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Gerstein Fisher’s Multi-Factor® Approach to Global Real Estate Investing

Gerstein Fisher offers investors a distinct strategy for obtaining exposure to global real estate. The first globally diversified REIT strategy to use a quantitative, multi-factor-based approach, it provides investors with intelligently constructed access to this fast-growing asset class.

Real estate investing today is more public, more global, more transparent, and more liquid than ever. Global real estate securities – in particular real estate investment trusts (REITs) – have played a key role in this transformation. US REITs and similar structures in other countries have provided a broad range of investors with access to an asset class traditionally known for its illiquidity, opaque and infrequent pricing, and high minimum investment requirement.

While still a relatively new construct in the investment world, REITs have seen significant and rapid growth since they were first created in the United States in 1960. The first European REIT legislation was passed in 1969 in the Netherlands, and today approximately 40 countries in North America, South America, Europe, Asia-Pacific, Africa and the Middle East have REIT legislation in place.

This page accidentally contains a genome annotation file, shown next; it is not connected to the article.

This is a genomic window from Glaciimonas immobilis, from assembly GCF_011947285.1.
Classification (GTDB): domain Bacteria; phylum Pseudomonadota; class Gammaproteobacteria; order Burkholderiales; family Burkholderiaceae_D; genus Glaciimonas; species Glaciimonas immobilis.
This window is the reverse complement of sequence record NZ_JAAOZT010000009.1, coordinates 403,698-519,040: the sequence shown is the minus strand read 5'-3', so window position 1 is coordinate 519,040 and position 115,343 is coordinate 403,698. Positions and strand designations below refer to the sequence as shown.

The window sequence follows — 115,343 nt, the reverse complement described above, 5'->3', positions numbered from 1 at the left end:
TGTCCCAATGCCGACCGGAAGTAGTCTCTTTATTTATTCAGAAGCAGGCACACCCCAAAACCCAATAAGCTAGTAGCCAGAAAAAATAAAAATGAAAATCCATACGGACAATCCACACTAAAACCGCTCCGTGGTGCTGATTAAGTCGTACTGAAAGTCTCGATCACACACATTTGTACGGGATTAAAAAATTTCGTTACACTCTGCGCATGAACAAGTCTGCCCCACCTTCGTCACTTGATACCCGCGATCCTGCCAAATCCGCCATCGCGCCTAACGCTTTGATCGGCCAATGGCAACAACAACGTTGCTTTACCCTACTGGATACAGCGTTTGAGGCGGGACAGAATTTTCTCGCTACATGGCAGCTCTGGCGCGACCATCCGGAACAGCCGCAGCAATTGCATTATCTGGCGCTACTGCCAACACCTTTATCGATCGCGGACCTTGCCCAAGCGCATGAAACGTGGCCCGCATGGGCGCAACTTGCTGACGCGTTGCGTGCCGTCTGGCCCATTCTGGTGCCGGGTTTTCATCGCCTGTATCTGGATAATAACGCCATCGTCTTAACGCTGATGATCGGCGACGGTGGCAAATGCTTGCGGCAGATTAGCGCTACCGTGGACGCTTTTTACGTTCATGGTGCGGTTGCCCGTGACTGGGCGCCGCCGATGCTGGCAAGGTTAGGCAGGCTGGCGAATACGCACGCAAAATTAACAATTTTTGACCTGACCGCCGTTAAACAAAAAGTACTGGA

The Gerstein Fisher Multi-Factor® Global Real Estate Securities strategy provides investors with broad global diversification across REITs via a distinct quantitative, multi-factor® investment approach.

Factor-Based Investing and Multi-Factor Models
Factor-based investing involves identifying systematic sources of risk – called factors – that are primarily responsible for the variation in stock returns. The roots of Factor-based investing were laid with the Capital Asset Pricing Model (CAPM) in the early 1960s, which stated that a stock’s performance hinged solely on its beta; i.e. its relationship to the market. Since then, multiple such factors have been uncovered that help better explain the risk and return of securities. Given that we know today that multiple factors contribute to the variation of stock returns, how can we build models to account for this complexity? Instead of using one factor, as in CAPM, multi-factor models (MFMs) incorporate multiple risk factors to explain the performance of a given stock or portfolio.

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